READ MORE: Seven products that are becoming more expensive in Switzerland

Migros gets tough on “unscrupulous” customers

Due to a growing number of shoplifters, some self-service Migros stores in Zurich are installing special barriers allowing only those who pay for their purchases to exit the store.

Customers who pay at self-checkout terminals must now scan the QR code of their receipt to open a barrier and leave with their purchases.

This is a rather drastic measure, “as Migros and Coop have so far relied on individual responsibility and random checks”, according to Tagblatt newspaper.

Russians critical of the Putin regime want to remain in Switzerland

A number of Russian women in Switzerland, who have criticised the war on social media and are therefore afraid of repercussions from the Kremlin, are asking the Federal Council to grant them asylum.

“I can understand that these women are concerned,” said Ulrich Schmid, Professor of Russian Culture and Society at the University of St. Gallen. “It is possible that the Russian secret service reports on people who are critical of the war”.

Should Russian deserters and opponents of the war get asylum in Switzerland? MPs’ views diverge.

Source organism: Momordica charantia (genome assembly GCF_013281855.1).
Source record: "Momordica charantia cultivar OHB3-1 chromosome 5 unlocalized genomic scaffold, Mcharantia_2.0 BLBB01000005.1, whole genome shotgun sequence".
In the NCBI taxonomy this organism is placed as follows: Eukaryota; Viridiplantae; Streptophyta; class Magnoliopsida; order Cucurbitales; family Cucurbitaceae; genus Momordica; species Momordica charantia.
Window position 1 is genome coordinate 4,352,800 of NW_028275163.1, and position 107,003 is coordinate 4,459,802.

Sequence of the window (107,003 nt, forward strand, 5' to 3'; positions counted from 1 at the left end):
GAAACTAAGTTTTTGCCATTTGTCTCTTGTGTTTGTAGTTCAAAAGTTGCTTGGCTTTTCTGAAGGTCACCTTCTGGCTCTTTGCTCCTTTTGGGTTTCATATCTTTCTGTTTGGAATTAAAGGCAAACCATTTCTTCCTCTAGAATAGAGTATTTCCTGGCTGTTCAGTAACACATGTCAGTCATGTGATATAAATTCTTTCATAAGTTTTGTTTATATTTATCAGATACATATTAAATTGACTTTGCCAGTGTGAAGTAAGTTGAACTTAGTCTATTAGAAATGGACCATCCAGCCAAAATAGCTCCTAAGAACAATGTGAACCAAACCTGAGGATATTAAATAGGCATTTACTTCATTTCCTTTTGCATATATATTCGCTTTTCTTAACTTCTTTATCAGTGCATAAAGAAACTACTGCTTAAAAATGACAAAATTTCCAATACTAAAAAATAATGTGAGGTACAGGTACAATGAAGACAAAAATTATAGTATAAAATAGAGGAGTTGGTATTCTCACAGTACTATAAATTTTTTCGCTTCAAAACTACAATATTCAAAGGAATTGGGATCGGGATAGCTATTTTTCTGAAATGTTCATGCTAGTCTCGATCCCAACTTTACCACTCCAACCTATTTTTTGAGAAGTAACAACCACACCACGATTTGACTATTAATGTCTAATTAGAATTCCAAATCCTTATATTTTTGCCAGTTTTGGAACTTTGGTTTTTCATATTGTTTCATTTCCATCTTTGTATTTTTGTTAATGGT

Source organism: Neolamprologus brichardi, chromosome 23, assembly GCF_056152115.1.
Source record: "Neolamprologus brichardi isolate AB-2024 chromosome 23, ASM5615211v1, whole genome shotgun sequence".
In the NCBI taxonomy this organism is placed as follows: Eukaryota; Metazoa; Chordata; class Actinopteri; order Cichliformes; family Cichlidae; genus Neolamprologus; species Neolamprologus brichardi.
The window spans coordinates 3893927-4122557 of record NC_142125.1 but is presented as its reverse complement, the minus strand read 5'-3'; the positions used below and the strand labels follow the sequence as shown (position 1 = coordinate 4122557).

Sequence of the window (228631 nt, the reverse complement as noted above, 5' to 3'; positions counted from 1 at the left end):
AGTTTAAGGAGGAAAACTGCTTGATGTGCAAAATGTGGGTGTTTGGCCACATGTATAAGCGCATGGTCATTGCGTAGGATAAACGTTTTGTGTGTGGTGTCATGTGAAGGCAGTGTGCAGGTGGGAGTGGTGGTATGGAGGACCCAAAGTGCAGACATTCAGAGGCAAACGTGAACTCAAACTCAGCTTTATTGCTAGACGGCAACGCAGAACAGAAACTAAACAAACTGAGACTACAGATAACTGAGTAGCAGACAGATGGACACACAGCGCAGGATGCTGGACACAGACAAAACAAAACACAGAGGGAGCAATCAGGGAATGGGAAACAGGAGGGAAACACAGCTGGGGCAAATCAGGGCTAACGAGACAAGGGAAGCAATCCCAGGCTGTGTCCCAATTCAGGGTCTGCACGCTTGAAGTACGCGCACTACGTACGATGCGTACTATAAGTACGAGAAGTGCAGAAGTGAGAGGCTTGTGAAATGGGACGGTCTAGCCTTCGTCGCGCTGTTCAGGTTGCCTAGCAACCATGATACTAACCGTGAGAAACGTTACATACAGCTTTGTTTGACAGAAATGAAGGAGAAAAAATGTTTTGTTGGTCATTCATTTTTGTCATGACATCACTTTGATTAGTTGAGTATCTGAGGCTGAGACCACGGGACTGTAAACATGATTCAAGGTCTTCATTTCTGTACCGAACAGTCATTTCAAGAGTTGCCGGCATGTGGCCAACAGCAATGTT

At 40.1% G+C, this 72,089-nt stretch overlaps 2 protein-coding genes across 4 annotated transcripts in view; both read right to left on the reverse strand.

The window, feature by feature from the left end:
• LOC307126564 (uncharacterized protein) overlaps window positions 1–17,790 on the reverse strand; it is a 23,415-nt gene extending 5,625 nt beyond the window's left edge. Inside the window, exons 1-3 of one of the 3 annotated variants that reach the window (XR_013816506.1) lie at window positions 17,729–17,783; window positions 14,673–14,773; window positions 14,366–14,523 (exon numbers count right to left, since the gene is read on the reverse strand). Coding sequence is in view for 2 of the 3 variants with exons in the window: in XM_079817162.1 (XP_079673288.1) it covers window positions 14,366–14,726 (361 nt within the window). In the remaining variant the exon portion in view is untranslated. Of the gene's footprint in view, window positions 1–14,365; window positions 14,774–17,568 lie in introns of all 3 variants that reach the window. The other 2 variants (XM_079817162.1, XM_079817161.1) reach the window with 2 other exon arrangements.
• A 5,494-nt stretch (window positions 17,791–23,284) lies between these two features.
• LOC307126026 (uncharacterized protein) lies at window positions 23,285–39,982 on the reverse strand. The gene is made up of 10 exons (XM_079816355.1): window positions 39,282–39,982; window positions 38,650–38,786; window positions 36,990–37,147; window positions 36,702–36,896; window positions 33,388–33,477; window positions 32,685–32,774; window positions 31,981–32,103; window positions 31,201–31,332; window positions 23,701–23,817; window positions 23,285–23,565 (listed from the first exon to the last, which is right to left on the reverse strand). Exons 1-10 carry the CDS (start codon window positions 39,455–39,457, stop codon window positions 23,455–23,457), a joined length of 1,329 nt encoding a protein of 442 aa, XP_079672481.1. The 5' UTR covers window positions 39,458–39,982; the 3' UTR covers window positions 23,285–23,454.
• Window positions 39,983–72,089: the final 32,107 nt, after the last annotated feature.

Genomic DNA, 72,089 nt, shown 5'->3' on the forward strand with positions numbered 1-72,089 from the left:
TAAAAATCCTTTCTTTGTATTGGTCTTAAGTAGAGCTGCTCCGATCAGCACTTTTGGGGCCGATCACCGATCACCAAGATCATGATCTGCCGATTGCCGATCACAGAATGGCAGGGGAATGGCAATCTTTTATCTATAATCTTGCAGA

For a Green MP Balthasar Glättli, Switzerland should grant these war objectors humanitarian visas.

However, according to Thomas Aeschi from the Swiss People’s Party (SVP), “Switzerland should treat all asylum seekers equally”, pointing out there are many people in other countries “who are also threatened”.

According to the State Secretariat for Migration (SEM), Russians who remain in Switzerland can apply to their canton of residence to extend their existing residence permit. “It will be checked whether they meet the legal requirements for this”, SEM said.

READ MORE: Reader question: Do Russians now have to leave Switzerland?

If you have any questions about life in Switzerland, ideas for articles or news tips for The Local, please get in touch with us at [email protected]